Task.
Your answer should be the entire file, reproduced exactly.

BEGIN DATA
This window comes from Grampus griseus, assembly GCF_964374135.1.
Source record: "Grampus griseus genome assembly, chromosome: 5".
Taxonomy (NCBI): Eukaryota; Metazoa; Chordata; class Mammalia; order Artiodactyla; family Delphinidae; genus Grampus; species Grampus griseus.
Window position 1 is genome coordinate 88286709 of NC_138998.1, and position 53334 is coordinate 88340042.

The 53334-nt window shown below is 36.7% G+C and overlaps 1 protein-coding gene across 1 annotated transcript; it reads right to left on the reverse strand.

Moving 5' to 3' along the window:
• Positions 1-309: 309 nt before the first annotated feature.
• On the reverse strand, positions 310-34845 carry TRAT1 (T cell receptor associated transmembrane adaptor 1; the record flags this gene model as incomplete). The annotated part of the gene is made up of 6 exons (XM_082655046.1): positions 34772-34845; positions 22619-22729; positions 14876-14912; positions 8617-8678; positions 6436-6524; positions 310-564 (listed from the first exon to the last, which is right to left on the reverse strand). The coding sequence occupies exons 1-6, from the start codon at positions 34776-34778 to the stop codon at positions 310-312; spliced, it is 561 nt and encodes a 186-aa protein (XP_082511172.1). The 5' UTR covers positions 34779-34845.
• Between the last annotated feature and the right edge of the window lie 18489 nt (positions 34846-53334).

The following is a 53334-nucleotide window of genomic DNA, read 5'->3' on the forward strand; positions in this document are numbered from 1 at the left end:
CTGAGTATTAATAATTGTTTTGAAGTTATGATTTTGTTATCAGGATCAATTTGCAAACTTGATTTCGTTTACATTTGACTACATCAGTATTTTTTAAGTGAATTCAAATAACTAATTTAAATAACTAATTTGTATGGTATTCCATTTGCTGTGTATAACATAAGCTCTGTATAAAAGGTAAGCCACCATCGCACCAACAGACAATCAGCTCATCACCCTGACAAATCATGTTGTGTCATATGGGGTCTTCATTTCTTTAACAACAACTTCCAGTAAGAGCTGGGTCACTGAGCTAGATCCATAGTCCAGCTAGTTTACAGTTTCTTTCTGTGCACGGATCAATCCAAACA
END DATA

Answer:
This window comes from Grampus griseus, assembly GCF_964374135.1.
Source record: "Grampus griseus genome assembly, chromosome: 5".
Taxonomy (NCBI): Eukaryota; Metazoa; Chordata; class Mammalia; order Artiodactyla; family Delphinidae; genus Grampus; species Grampus griseus.
Window position 1 is genome coordinate 88286709 of NC_138998.1, and position 53334 is coordinate 88340042.

The 53334-nt window shown below is 36.7% G+C and overlaps 1 protein-coding gene across 1 annotated transcript; it reads right to left on the reverse strand.

Moving 5' to 3' along the window:
• Positions 1-309: 309 nt before the first annotated feature.
• On the reverse strand, positions 310-34845 carry TRAT1 (T cell receptor associated transmembrane adaptor 1; the record flags this gene model as incomplete). The annotated part of the gene is made up of 6 exons (XM_082655046.1): positions 34772-34845; positions 22619-22729; positions 14876-14912; positions 8617-8678; positions 6436-6524; positions 310-564 (listed from the first exon to the last, which is right to left on the reverse strand). The coding sequence occupies exons 1-6, from the start codon at positions 34776-34778 to the stop codon at positions 310-312; spliced, it is 561 nt and encodes a 186-aa protein (XP_082511172.1). The 5' UTR covers positions 34779-34845.
• Between the last annotated feature and the right edge of the window lie 18489 nt (positions 34846-53334).

The following is a 53334-nucleotide window of genomic DNA, read 5'->3' on the forward strand; positions in this document are numbered from 1 at the left end:
CTGAGTATTAATAATTGTTTTGAAGTTATGATTTTGTTATCAGGATCAATTTGCAAACTTGATTTCGTTTACATTTGACTACATCAGTATTTTTTAAGTGAATTCAAATAACTAATTTAAATAACTAATTTGTATGGTATTCCATTTGCTGTGTATAACATAAGCTCTGTATAAAAGGTAAGCCACCATCGCACCAACAGACAATCAGCTCATCACCCTGACAAATCATGTTGTGTCATATGGGGTCTTCATTTCTTTAACAACAACTTCCAGTAAGAGCTGGGTCACTGAGCTAGATCCATAGTCCAGCTAGTTTACAGTTTCTTTCTGTGCACGGATCAATCCAAACA